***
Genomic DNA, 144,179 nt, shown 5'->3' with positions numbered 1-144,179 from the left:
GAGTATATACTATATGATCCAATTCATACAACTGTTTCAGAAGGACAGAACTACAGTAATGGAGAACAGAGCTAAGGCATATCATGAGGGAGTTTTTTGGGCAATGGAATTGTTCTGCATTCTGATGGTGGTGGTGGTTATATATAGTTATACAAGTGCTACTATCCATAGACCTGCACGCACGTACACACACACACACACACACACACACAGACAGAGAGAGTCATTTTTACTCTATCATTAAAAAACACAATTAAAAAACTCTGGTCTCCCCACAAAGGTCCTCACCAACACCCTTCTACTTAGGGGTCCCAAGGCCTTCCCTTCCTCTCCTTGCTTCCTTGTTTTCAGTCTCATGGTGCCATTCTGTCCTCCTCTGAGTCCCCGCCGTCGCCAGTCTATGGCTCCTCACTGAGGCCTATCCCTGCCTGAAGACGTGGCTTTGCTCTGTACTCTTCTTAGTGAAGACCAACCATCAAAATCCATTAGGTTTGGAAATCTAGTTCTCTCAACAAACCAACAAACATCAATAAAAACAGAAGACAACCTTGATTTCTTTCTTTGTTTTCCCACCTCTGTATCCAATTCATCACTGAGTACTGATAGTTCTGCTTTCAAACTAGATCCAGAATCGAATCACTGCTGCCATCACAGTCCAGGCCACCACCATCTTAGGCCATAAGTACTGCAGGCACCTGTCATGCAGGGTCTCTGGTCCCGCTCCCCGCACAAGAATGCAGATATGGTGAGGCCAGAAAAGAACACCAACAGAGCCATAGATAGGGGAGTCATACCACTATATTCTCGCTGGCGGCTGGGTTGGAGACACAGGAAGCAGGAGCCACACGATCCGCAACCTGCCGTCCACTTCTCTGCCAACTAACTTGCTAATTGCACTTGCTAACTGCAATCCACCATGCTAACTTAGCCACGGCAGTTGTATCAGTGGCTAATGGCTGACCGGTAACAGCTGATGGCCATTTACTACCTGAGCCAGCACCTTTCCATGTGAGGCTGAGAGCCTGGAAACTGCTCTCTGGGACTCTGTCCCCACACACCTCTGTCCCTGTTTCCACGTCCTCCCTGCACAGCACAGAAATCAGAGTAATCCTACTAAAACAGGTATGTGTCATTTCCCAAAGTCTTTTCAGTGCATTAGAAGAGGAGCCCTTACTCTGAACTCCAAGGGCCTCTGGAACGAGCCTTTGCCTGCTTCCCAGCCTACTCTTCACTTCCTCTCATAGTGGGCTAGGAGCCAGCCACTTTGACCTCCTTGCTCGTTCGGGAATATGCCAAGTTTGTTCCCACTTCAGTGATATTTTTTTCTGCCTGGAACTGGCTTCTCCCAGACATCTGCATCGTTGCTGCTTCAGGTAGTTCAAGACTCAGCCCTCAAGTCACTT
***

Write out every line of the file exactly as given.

Genomic DNA, 144,179 nt, shown 5'->3' with positions numbered 1-144,179 from the left:
GAGTATATACTATATGATCCAATTCATACAACTGTTTCAGAAGGACAGAACTACAGTAATGGAGAACAGAGCTAAGGCATATCATGAGGGAGTTTTTTGGGCAATGGAATTGTTCTGCATTCTGATGGTGGTGGTGGTTATATATAGTTATACAAGTGCTACTATCCATAGACCTGCACGCACGTACACACACACACACACACACACACACAGACAGAGAGAGTCATTTTTACTCTATCATTAAAAAACACAATTAAAAAACTCTGGTCTCCCCACAAAGGTCCTCACCAACACCCTTCTACTTAGGGGTCCCAAGGCCTTCCCTTCCTCTCCTTGCTTCCTTGTTTTCAGTCTCATGGTGCCATTCTGTCCTCCTCTGAGTCCCCGCCGTCGCCAGTCTATGGCTCCTCACTGAGGCCTATCCCTGCCTGAAGACGTGGCTTTGCTCTGTACTCTTCTTAGTGAAGACCAACCATCAAAATCCATTAGGTTTGGAAATCTAGTTCTCTCAACAAACCAACAAACATCAATAAAAACAGAAGACAACCTTGATTTCTTTCTTTGTTTTCCCACCTCTGTATCCAATTCATCACTGAGTACTGATAGTTCTGCTTTCAAACTAGATCCAGAATCGAATCACTGCTGCCATCACAGTCCAGGCCACCACCATCTTAGGCCATAAGTACTGCAGGCACCTGTCATGCAGGGTCTCTGGTCCCGCTCCCCGCACAAGAATGCAGATATGGTGAGGCCAGAAAAGAACACCAACAGAGCCATAGATAGGGGAGTCATACCACTATATTCTCGCTGGCGGCTGGGTTGGAGACACAGGAAGCAGGAGCCACACGATCCGCAACCTGCCGTCCACTTCTCTGCCAACTAACTTGCTAATTGCACTTGCTAACTGCAATCCACCATGCTAACTTAGCCACGGCAGTTGTATCAGTGGCTAATGGCTGACCGGTAACAGCTGATGGCCATTTACTACCTGAGCCAGCACCTTTCCATGTGAGGCTGAGAGCCTGGAAACTGCTCTCTGGGACTCTGTCCCCACACACCTCTGTCCCTGTTTCCACGTCCTCCCTGCACAGCACAGAAATCAGAGTAATCCTACTAAAACAGGTATGTGTCATTTCCCAAAGTCTTTTCAGTGCATTAGAAGAGGAGCCCTTACTCTGAACTCCAAGGGCCTCTGGAACGAGCCTTTGCCTGCTTCCCAGCCTACTCTTCACTTCCTCTCATAGTGGGCTAGGAGCCAGCCACTTTGACCTCCTTGCTCGTTCGGGAATATGCCAAGTTTGTTCCCACTTCAGTGATATTTTTTTCTGCCTGGAACTGGCTTCTCCCAGACATCTGCATCGTTGCTGCTTCAGGTAGTTCAAGACTCAGCCCTCAAGTCACTT